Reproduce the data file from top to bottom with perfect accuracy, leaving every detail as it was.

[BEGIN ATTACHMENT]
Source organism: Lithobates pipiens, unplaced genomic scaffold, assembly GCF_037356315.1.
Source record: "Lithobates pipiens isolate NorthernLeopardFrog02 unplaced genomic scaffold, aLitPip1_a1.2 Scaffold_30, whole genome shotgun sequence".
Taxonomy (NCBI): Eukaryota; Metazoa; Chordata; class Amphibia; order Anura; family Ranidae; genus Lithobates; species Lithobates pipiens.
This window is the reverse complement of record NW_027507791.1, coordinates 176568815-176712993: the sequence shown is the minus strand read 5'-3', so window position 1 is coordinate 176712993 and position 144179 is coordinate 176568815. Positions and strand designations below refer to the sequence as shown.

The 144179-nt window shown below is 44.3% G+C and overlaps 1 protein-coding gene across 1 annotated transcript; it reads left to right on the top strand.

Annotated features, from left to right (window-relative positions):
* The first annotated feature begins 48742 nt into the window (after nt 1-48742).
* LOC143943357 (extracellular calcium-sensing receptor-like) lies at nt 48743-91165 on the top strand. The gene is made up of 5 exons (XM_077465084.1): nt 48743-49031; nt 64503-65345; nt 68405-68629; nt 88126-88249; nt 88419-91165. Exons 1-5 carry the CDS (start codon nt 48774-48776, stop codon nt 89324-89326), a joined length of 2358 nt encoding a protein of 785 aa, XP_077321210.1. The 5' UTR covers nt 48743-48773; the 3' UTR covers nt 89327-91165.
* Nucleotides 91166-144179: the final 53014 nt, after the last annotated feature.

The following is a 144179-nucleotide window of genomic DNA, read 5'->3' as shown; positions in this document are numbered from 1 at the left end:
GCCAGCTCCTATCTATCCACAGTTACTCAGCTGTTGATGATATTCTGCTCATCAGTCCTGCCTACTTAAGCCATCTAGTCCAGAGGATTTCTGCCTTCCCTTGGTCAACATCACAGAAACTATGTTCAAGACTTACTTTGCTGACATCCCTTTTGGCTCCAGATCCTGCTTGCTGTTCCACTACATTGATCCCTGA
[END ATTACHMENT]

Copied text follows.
Source organism: Lithobates pipiens, unplaced genomic scaffold, assembly GCF_037356315.1.
Source record: "Lithobates pipiens isolate NorthernLeopardFrog02 unplaced genomic scaffold, aLitPip1_a1.2 Scaffold_30, whole genome shotgun sequence".
Taxonomy (NCBI): Eukaryota; Metazoa; Chordata; class Amphibia; order Anura; family Ranidae; genus Lithobates; species Lithobates pipiens.
This window is the reverse complement of record NW_027507791.1, coordinates 176568815-176712993: the sequence shown is the minus strand read 5'-3', so window position 1 is coordinate 176712993 and position 144179 is coordinate 176568815. Positions and strand designations below refer to the sequence as shown.

The 144179-nt window shown below is 44.3% G+C and overlaps 1 protein-coding gene across 1 annotated transcript; it reads left to right on the top strand.

Annotated features, from left to right (window-relative positions):
* The first annotated feature begins 48742 nt into the window (after nt 1-48742).
* LOC143943357 (extracellular calcium-sensing receptor-like) lies at nt 48743-91165 on the top strand. The gene is made up of 5 exons (XM_077465084.1): nt 48743-49031; nt 64503-65345; nt 68405-68629; nt 88126-88249; nt 88419-91165. Exons 1-5 carry the CDS (start codon nt 48774-48776, stop codon nt 89324-89326), a joined length of 2358 nt encoding a protein of 785 aa, XP_077321210.1. The 5' UTR covers nt 48743-48773; the 3' UTR covers nt 89327-91165.
* Nucleotides 91166-144179: the final 53014 nt, after the last annotated feature.

The following is a 144179-nucleotide window of genomic DNA, read 5'->3' as shown; positions in this document are numbered from 1 at the left end:
GCCAGCTCCTATCTATCCACAGTTACTCAGCTGTTGATGATATTCTGCTCATCAGTCCTGCCTACTTAAGCCATCTAGTCCAGAGGATTTCTGCCTTCCCTTGGTCAACATCACAGAAACTATGTTCAAGACTTACTTTGCTGACATCCCTTTTGGCTCCAGATCCTGCTTGCTGTTCCACTACATTGATCCCTGA